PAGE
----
Let’s meet: Abhilesh Gupta, co-founder and CEO of AyuRythm

The technology used

Even though holistic wellness methods like Ayurveda are well developed and offers personalised solutions, it still requires an expert to assess the state of individual and offer customised solutions. One of the challenges of scaling this was lack of technology-driven objective measure to assess the holistic wellness state of the individual, which varies from morning to night, season to season as well as day to day. AyuRythm has solved this issue by easy to use, accessible, digital mobile platform. Registered users of AyuRythm need to answer 30 questions one time and take a 30-second pulse diagnostic test using their smartphone camera. User’s holistic wellness state is analysed and solutions combining yoga, breathing exercise, meditation, food and herbal remedies are suggested. The more tests the user takes, system can track more of their holistic wellness variation day to day, season to season and then offer personalised solution.

The underlying principle of the pulse diagnostic test is to measure blood flow using the smart phone camera basis finger photo plethysmography principles. From the signal, we then compute seven vital signs namely heart rate, rhythm, systolic BP, diastolic BP, pulse pressure, arterial stiffness and pulse morphology and then correlate these vital signs to Ayurvedic biomarkers. This is then used to calculate bodily humours namely, kapha, pitta and vata, which form holistic wellness index.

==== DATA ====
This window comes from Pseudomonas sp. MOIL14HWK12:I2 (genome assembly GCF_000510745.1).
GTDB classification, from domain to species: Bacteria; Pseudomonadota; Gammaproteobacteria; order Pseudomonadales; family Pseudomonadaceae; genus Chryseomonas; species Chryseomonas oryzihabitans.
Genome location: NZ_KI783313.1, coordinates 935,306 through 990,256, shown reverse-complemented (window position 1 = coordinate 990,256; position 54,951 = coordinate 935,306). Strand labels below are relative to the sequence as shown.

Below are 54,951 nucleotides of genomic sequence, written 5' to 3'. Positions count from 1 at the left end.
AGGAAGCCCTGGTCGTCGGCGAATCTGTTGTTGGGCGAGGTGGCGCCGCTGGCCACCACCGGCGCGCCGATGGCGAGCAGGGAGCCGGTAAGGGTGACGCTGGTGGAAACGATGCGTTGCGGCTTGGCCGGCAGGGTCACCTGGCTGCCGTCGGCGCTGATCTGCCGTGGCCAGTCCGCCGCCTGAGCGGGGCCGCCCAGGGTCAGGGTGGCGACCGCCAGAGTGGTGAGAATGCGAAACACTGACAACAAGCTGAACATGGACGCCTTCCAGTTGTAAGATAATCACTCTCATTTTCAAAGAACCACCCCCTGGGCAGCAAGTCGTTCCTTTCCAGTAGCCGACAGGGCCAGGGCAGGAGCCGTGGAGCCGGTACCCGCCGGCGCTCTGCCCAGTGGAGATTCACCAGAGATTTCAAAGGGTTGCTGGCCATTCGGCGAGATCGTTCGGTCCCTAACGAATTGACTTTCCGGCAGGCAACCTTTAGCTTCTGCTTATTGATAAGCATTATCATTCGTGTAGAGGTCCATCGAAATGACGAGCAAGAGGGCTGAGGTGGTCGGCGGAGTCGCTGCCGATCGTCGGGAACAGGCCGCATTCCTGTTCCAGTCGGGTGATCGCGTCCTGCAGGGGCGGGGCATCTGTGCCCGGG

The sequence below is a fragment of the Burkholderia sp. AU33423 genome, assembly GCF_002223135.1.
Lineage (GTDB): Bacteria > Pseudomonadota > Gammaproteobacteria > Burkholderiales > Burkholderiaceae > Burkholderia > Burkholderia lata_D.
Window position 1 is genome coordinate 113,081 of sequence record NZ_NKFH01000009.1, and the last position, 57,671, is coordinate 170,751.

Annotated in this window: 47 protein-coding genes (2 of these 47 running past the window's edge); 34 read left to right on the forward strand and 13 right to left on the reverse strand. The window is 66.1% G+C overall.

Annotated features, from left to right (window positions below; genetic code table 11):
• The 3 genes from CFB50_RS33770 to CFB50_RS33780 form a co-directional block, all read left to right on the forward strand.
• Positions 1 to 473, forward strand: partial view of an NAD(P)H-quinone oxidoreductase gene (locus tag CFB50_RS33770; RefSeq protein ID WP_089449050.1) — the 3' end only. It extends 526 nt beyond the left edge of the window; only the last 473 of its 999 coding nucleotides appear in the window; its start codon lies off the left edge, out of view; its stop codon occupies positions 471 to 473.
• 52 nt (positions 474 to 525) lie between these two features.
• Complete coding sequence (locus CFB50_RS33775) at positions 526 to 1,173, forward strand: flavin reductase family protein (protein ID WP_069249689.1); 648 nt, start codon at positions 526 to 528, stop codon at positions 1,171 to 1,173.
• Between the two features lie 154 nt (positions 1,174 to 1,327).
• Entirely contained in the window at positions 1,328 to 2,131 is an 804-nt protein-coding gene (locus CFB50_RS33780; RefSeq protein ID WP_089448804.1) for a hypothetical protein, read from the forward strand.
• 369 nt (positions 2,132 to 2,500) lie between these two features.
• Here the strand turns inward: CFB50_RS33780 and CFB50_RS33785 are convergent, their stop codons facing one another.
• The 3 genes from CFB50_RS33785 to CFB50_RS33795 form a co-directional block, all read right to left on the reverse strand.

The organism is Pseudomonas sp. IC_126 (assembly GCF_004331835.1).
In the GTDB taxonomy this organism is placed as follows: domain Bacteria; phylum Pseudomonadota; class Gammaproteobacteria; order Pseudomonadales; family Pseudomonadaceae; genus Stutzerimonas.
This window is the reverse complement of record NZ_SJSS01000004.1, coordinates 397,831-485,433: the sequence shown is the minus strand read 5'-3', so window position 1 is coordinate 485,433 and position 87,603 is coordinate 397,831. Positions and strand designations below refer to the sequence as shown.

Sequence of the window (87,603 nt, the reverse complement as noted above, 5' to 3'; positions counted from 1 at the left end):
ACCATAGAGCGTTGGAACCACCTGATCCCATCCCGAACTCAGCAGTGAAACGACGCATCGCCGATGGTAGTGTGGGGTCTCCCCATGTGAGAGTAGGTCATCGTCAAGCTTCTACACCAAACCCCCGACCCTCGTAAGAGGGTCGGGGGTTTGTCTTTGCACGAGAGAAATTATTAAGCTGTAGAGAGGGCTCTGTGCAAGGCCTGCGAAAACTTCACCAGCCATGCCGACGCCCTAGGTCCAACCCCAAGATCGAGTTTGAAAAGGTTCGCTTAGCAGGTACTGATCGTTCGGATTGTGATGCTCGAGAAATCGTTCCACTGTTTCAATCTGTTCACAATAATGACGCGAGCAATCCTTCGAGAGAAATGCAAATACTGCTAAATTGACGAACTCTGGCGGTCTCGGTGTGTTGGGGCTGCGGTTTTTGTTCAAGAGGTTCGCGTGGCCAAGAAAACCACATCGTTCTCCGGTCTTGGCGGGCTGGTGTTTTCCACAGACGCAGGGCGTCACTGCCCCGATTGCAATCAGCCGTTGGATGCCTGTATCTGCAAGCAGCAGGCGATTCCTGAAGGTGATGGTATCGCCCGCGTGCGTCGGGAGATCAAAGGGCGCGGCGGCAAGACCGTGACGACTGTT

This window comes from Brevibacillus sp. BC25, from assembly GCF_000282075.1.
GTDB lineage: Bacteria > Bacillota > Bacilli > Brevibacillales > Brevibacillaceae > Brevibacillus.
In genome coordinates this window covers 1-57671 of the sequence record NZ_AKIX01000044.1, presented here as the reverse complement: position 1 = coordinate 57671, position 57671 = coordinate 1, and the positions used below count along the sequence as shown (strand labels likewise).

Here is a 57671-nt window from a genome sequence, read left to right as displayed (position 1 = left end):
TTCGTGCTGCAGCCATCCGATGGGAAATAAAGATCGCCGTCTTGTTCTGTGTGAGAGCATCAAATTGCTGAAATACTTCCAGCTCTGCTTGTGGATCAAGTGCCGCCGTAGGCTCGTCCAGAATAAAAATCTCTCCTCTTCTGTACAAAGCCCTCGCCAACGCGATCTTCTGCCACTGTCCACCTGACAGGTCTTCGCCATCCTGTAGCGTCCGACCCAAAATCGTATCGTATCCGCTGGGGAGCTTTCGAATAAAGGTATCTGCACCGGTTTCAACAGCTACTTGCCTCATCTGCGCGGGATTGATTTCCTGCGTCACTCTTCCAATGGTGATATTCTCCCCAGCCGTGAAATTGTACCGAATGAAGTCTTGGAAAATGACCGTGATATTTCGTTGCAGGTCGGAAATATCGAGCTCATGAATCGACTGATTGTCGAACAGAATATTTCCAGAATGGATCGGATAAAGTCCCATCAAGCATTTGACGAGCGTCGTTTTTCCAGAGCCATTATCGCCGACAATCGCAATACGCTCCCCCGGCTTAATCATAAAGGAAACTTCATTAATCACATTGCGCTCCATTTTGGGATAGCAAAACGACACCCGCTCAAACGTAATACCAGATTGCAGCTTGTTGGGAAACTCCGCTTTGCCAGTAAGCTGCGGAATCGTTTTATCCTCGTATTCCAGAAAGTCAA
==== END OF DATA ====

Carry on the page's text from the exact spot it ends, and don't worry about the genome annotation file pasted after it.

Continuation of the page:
Advantage iOS offers

  • Uniformity and consistent user experience: the Apple world is unfragmented. Our USP depends on quality of smartphone camera signal and Apple offers consistent quality across its devices and OS.
  • Hyper large user base spread worldwide interested in holistic wellness using Ayurveda and yoga.
  • Mobile health ecosystem, driven by HealthKit, CareKit and ResearchKit. HealthKit allows integration of activity, stress, sleep cycle, and other health parameters which can help in improving the Ayurvedic assessment.
  • Apple’s peripheral ecosystem, consisting of Apple Watch and AirPods, which can help to get quality vital signs data, is critical for AyuRythm’s advanced user experience.

Importance of peripherals

  • For better results, pulse diagnostic test has to be completed early morning on an empty stomach. To provide recommendations for day-to-day and seasonal variation, it is better these tests are done every day or as often as possible. Better user experience can be provided by Apple Watch as it can be programmed to measure this automatically. Once Apple allows integration with AirPods in future, we should be able to provide our users a seamless experience.

  • Ayurvedic circadian rhythm is a very important concept to offer an advisory. Hence wearables can give more personalised daily routine as continuous monitoring can be done with these devices without users having to remember to take the test.

  • Being less prone to motion artifact and ambient temperature variation, ears can give noiseless and excellent quality signals via AirPods which will further help users with ease of diagnosis without having to remember to take the test on the phone. This will be made available to our users once Apple opens up AirPods for integration.